In today’s pursuit of a sustainable future for our planet, demand for environmental transparency is ever growing. With consumers paying more and more attention to their environmental impact, businesses are acknowledging the importance this plays in gaining trust and building a positive reputation. As a result, we are seeing companies increasingly integrate sustainability challenges into both their decision-making and communications: “going green” is no longer a bonus – it needs to be at the heart of the way we innovate, produce and consume.
But awareness is just the first step – how is this being turned into action? It’s no secret that the sustainability challenge is a difficult one the requires systems change. And while there may be some simpler switches that businesses can make and communicate about – like moving to renewable energies or changing packaging – achieving true sustainability requires a complete review of the way a business operates. Establishing targets and standards can provide a clear framework for all to follow, ensuring that companies are truly achieving sustainability, and not just engaging in greenwashing.
Food ecolabelling, for example, has been around for years, with experts across science, business and civil society striving to develop an optimum and fair way to assess the environmental impact of food. But as we know, there are multiple pathways to tackle a same challenge, and this has led to a proliferation of methods and tools to substantiate sustainability initiatives. At the end of the day, this leaves consumers confused: people are unsure about how accurate the claims are, which source to trust, and ultimately how to have a clear and transparent view over their impact. This opens a huge door for interpretation, benefitting business growth over real impact. Enter the role of standardisation and harmonisation.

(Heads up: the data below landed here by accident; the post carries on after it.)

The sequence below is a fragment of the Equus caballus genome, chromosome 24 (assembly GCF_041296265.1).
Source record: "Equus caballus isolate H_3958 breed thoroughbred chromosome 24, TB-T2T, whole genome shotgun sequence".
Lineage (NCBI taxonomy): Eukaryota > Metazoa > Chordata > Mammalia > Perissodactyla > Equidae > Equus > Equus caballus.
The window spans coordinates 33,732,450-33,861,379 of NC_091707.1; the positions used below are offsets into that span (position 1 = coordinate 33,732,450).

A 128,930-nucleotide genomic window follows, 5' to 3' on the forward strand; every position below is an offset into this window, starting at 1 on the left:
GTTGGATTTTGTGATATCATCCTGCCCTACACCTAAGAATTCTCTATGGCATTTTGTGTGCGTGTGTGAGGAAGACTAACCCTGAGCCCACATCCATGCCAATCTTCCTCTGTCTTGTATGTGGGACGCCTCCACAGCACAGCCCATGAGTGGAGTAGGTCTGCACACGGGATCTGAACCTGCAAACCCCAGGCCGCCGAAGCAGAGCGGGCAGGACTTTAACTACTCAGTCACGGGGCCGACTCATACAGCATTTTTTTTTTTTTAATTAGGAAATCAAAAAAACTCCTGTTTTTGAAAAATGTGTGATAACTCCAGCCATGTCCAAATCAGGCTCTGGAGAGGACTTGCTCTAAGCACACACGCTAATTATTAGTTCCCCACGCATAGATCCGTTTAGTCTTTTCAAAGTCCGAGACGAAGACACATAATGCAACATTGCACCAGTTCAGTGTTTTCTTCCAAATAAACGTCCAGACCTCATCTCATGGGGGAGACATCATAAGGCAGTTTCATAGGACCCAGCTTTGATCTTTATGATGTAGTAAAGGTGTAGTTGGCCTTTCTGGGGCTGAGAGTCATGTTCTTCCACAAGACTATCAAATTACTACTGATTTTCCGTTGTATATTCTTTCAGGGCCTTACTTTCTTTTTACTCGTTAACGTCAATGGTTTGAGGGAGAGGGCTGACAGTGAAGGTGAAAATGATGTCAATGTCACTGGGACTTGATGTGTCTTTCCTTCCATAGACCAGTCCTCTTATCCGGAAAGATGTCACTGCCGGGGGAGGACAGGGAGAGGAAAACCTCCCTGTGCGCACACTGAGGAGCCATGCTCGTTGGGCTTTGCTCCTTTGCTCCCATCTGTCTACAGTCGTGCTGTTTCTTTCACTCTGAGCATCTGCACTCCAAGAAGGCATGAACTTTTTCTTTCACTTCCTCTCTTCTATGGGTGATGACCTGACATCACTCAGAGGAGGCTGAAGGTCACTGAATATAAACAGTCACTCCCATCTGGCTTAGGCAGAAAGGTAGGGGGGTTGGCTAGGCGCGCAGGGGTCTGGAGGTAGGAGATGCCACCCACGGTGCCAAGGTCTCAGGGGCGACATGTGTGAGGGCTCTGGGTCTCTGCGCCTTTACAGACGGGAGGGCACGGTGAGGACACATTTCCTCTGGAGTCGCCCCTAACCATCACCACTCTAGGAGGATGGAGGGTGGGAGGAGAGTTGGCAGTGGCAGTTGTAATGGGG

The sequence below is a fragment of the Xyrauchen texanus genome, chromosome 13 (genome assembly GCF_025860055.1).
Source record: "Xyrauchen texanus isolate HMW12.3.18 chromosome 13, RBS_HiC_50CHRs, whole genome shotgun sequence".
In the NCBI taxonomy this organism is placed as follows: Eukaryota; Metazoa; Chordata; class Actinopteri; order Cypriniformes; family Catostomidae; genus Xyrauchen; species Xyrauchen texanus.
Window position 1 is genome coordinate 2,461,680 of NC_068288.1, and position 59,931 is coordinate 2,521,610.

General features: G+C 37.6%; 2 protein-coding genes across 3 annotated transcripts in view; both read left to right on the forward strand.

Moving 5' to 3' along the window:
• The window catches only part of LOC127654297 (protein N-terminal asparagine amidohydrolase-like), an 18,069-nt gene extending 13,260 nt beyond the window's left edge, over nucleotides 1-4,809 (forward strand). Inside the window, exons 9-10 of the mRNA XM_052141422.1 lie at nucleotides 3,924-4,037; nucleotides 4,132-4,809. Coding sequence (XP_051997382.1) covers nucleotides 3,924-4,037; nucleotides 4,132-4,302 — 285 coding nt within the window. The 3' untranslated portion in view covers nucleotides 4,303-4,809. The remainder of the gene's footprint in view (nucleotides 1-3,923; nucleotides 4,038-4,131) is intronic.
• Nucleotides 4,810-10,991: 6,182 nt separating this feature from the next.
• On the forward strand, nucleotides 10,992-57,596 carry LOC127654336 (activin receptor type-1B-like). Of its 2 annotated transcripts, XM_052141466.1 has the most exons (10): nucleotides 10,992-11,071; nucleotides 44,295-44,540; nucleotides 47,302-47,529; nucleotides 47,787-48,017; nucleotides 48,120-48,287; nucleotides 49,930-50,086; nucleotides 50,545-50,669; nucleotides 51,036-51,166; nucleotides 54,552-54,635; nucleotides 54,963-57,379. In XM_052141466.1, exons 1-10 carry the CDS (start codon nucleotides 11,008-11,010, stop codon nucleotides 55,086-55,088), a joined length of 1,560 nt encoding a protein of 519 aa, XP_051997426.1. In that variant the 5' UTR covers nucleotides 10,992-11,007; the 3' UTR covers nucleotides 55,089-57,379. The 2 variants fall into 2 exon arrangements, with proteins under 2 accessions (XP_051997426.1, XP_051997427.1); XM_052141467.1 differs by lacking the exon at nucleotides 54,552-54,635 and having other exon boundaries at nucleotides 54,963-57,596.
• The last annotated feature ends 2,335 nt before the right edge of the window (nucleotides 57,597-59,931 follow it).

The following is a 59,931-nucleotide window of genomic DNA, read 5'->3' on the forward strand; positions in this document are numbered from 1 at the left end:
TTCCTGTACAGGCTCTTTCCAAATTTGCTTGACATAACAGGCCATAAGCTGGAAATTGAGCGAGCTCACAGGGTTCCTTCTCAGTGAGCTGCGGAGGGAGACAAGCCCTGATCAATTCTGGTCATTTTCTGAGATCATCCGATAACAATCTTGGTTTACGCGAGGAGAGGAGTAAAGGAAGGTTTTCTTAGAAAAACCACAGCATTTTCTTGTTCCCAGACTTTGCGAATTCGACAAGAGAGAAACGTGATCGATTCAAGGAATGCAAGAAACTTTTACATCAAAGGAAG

The European Commission’s proposal for a Directive on Green Claims, released in March 2022, brings us one step closer to increased transparency and accountability from the food industry, pushing for a set of rules and guidelines to be established that businesses can follow when making environmental claims about their products or services. This, in turn, will:
- Ensure companies cannot make unsubstantiated green claims
- Prevent greenwashing
- Encourage companies to improve their environmental performance and adopt sustainable practices
When it comes to food ecolabelling, it means a step in the right direction to ensure a science-led, robust and common assessment and grading mechanisms that will allow us to compare products across the continent and establish greater credibility.
Whereas there are still many details to clarify in the Proposal – such as a clear implementation calendar, what penalties will be in place for those who do not respect the directive, and who will implement them – Foundation Earth welcomes this first step towards making industry more accountable for their environmental impacts.
Let’s take a look at some of the key highlights of the proposal.
Looking beyond carbon